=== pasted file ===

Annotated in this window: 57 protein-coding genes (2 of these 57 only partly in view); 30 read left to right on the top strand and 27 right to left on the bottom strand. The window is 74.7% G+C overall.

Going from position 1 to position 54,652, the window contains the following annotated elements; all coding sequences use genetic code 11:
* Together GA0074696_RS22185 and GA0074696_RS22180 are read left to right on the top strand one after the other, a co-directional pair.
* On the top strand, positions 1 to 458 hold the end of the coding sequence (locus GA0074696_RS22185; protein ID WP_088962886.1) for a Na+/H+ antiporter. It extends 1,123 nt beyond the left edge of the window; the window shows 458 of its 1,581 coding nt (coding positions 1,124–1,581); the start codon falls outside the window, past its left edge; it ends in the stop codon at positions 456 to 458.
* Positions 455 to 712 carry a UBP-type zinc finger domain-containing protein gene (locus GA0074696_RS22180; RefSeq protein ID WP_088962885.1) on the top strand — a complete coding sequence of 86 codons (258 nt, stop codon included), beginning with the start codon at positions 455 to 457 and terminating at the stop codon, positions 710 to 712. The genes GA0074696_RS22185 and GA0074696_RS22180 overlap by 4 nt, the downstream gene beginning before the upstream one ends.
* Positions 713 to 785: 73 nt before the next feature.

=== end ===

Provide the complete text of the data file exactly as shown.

Annotated in this window: 57 protein-coding genes (2 of these 57 only partly in view); 30 read left to right on the top strand and 27 right to left on the bottom strand. The window is 74.7% G+C overall.

Going from position 1 to position 54,652, the window contains the following annotated elements; all coding sequences use genetic code 11:
* Together GA0074696_RS22185 and GA0074696_RS22180 are read left to right on the top strand one after the other, a co-directional pair.
* On the top strand, positions 1 to 458 hold the end of the coding sequence (locus GA0074696_RS22185; protein ID WP_088962886.1) for a Na+/H+ antiporter. It extends 1,123 nt beyond the left edge of the window; the window shows 458 of its 1,581 coding nt (coding positions 1,124–1,581); the start codon falls outside the window, past its left edge; it ends in the stop codon at positions 456 to 458.
* Positions 455 to 712 carry a UBP-type zinc finger domain-containing protein gene (locus GA0074696_RS22180; RefSeq protein ID WP_088962885.1) on the top strand — a complete coding sequence of 86 codons (258 nt, stop codon included), beginning with the start codon at positions 455 to 457 and terminating at the stop codon, positions 710 to 712. The genes GA0074696_RS22185 and GA0074696_RS22180 overlap by 4 nt, the downstream gene beginning before the upstream one ends.
* Positions 713 to 785: 73 nt before the next feature.